Interview With Jack Power
This week, the team at ROPES are delighted to have had the opportunity to speak with Jack Power, investigative journalist for the Irish times. Jack spoke to us regarding his experiences as a young journalist entering the field of journalism, the impact he believes the COVID-19 pandemic and social media evolution have had on newspaper publication, and the advice he would give to those hoping to establish a career in a creative industry. Jack has been a news reporter at the Irish Times since April 2017, and he won Young Journalist of the Year at the 2019 Irish Newsbrands annual newspaper awards.
Q. “Thank you so much for chatting with me today, Jack. First off, may I ask if you always saw yourself going down the path of journalism professionally? Or were there other career opportunities you hoped to explore?”
A. Funnily enough, I initially wanted to be a history teacher, and then it was only in fifth and sixth year of school that I became more interested in journalism as a potential career. In the beginning, I wanted to get into sports journalism, and it was only actually when I went to college and began writing for the UCD Tribune that I became much more interested in the politics and news reporting side of it. I actually had a fairly strong idea that I wanted to be a journalist when filling in the CAO form, however I decided to go down the route of an arts degree, rather than a straight journalism degree. That decision was on foot of a few conversations with journalists, like Fintan O’Toole, who advised me to study a broader degree first, and then if needs be, an MA in journalism afterwards. He said that you need to have something to write about, and that is what really turned my head from looking at specific journalism courses to doing a broader arts degree in history and politics. I think for me that was definitely the right decision. It gave me lots of freedom in my studying, to pursue subjects that I was passionate about. I think when it comes to deciding whether to do a journalism specific course, or an arts degree, I would always advise people to do a broader arts degree because it gives you scope to pursue an area you are interested in, so that when you get into journalism, you have a background and an understanding in areas like politics, current affairs, etc, that really lets you have a good grounding in your field of knowledge. You don’t just know ‘how to be a journalist’. You know how to analyse, critically assess and most importantly, how to ask questions. I think the arts degree was really beneficial in that sense for me.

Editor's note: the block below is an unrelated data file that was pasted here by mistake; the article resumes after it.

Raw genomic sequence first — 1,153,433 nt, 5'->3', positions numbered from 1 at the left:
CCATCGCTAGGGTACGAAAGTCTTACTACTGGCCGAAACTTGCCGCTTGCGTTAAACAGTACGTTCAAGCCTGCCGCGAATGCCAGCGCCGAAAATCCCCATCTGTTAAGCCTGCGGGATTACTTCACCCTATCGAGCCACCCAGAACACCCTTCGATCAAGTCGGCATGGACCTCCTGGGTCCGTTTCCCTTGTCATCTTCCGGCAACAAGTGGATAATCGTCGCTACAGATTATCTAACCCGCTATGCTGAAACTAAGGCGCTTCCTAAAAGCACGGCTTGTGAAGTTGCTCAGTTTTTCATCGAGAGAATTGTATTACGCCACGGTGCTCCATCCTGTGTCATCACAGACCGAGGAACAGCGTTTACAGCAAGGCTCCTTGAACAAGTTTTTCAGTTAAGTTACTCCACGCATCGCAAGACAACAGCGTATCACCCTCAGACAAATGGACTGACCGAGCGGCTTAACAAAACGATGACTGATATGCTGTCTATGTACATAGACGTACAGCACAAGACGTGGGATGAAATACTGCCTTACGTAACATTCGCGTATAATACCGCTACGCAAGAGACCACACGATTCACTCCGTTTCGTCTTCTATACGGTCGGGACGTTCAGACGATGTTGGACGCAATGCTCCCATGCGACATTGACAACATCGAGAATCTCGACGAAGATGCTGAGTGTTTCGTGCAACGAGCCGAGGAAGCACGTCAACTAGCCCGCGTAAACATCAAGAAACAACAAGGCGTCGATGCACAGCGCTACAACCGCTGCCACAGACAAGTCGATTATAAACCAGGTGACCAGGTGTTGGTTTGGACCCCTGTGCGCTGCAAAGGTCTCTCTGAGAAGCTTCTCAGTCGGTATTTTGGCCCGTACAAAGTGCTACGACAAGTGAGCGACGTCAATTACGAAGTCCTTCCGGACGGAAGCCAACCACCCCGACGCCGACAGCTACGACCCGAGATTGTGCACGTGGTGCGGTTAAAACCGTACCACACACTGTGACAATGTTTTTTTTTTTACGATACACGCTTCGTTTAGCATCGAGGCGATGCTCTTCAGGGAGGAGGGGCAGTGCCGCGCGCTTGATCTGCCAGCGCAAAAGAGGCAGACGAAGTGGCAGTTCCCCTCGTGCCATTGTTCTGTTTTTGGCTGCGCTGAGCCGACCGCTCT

Q. Thank you. You have actually already answered my next question which was if you had any advice for those hoping to establish themselves in a creative field, what would it be? The advice you gave regarding going down the route of a broad arts degree is interesting, however I am wondering if you have any advice for those already out of college? Did you ever complete work experience or an internship which helped you to get your foot in the door?
A. Some advice I would give which applies to a number of creative fields, such as journalism, publishing, broadcast, radio, etc., is really to start doing it as much as possible. For example, when I was younger and eager to get into sports journalism, one of the main things I did was to start writing for a football fan new site. I would write articles and analysis for that - it was a volunteer run site but it was excellent practice. The only way you become a more experienced writer is by writing. By the time I had started college, I began writing for the college newspaper, The UCD Tribune. I then took over and became editor for the newspaper once I had finished my degree, and that was what really got me in the door at the Irish Times. While working as editor of the UCD Tribune, we broke some significant investigative stories that other newspapers like the Irish Times picked up. Then, when I was finishing up in the college paper I had that relationship with the Times, and they took me on when I finished up with the UCD Tribune. That would be my main piece of advice for those wanting to get into writing, publishing, journalism, broadcast, etc. – don’t wait until you have finished your degree. If you want to get into something, there are loads of student societies that you can get involved with, volunteer opportunities, even offering your help to companies could get you somewhere. Even the simplest of things, like reading newspapers regularly, reading books – it sounds obvious, but it is not something that everybody does. In terms of internships, it is obviously really competitive – I did an internship in the Irish Examiner, and securing the internship was just a case of being persistent.